278 may cooperate with each other to generally maintain first housing segment 280 and second housing segment 290 in a first extended position relative to each other. Other biasing mechanisms such as, but not limited to, leaf springs and bellows (not expressly shown) may also be disposed between annular shoulder 284 and annular shoulder 278. Annular shoulder 278, associated with second end 276 of coiled spring 274, may extend radially outward from generally cylindrical ring 277. Generally cylindrical ring 277 may be slidably and rotatably disposed on exterior portion 260a of elongated core 260. Annular shoulder 279 may be disposed on interior portions of generally cylindrical ring 277 and may extend radially inward toward adjacent portions of elongated core 260. Annular shoulder 268 may be formed on exterior portion 260a of elongated core 260 intermediate first end 261 and second end 262. The configuration and dimensions of annular shoulder 268 and annular shoulder 279 are selected to be compatible with each other such that engagement between annular shoulder

279 of generally cylindrical ring 277 with annular shoulder 268 of elongated core 260 may limit movement of second housing segment 290 longitudinally in the direction of second end 262 of elongated core 260.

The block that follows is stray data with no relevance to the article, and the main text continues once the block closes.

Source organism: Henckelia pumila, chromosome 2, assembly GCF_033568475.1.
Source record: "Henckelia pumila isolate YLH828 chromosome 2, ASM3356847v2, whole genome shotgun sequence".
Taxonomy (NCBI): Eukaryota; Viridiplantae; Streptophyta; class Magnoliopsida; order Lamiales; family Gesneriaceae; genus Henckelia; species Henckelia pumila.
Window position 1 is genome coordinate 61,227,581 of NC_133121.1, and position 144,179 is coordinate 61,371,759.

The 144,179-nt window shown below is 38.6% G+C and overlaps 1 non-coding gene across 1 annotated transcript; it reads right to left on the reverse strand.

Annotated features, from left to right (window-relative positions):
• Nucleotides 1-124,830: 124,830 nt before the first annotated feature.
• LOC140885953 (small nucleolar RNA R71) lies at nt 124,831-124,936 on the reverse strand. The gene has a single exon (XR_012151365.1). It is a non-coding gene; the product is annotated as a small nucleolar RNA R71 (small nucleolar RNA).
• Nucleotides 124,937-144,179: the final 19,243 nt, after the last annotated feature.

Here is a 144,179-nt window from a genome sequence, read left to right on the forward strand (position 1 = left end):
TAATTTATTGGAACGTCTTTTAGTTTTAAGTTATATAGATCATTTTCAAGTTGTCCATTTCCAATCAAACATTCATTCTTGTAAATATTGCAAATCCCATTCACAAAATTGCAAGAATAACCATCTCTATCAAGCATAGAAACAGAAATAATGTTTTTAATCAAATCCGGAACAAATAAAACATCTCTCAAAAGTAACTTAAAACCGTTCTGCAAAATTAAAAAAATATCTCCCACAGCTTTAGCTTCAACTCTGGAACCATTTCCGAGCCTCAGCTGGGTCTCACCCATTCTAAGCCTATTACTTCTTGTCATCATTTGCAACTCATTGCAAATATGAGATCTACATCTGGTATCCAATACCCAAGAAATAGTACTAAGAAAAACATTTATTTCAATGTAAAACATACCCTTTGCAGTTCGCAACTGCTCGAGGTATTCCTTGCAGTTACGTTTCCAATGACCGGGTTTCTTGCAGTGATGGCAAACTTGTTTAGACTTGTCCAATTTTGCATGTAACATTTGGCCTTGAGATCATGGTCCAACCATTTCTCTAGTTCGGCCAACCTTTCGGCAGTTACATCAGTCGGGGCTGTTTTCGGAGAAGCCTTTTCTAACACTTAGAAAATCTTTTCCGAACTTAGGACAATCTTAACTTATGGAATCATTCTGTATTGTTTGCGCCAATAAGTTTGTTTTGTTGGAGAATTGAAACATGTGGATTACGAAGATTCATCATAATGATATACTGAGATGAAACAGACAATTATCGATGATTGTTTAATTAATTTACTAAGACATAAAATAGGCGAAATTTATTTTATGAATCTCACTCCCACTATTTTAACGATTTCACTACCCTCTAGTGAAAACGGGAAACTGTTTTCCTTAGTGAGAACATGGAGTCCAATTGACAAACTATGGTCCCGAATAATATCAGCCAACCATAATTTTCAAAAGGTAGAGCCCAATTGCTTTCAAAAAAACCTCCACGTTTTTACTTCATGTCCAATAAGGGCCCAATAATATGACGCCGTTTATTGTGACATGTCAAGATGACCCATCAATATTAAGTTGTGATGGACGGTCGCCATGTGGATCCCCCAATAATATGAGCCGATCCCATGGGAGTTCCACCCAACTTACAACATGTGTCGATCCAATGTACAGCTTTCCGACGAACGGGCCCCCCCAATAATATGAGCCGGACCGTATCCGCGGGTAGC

[0061] For some applications a plurality of flexible collets or fingers 477 may extend from generally cylindrical ring 277 opposite from annular shoulder 278. Respective collet heads 478 may be formed on the end of each collet 477 opposite from annular shoulder 278. The dimensions and configuration of collet heads 478 may be selected to be received within respective slots or openings 297 formed in second housing 290. During manufacture of coupler assembly 250a, each collet head 478 may be disposed within respective slot or opening 297 to securely engage generally cylindrical ring 277 and annular shoulder 278 proximate first end 291 of second housing segment 290. As a result, second housing segment 290 and annular shoulder 278 may generally move as a single unit relative to elongated core 260 and first housing segment 280. During disengagement of an intraosseous device from first end 251 of coupler assembly 250a, first housing segment 280 may move or slide longitudinally toward second housing segment 290. In a similar manner, second housing segment 290 may move or slide longitudinally toward first housing segment 280 during disengagement of a powered driver from second end 252 of coupler assembly 250a.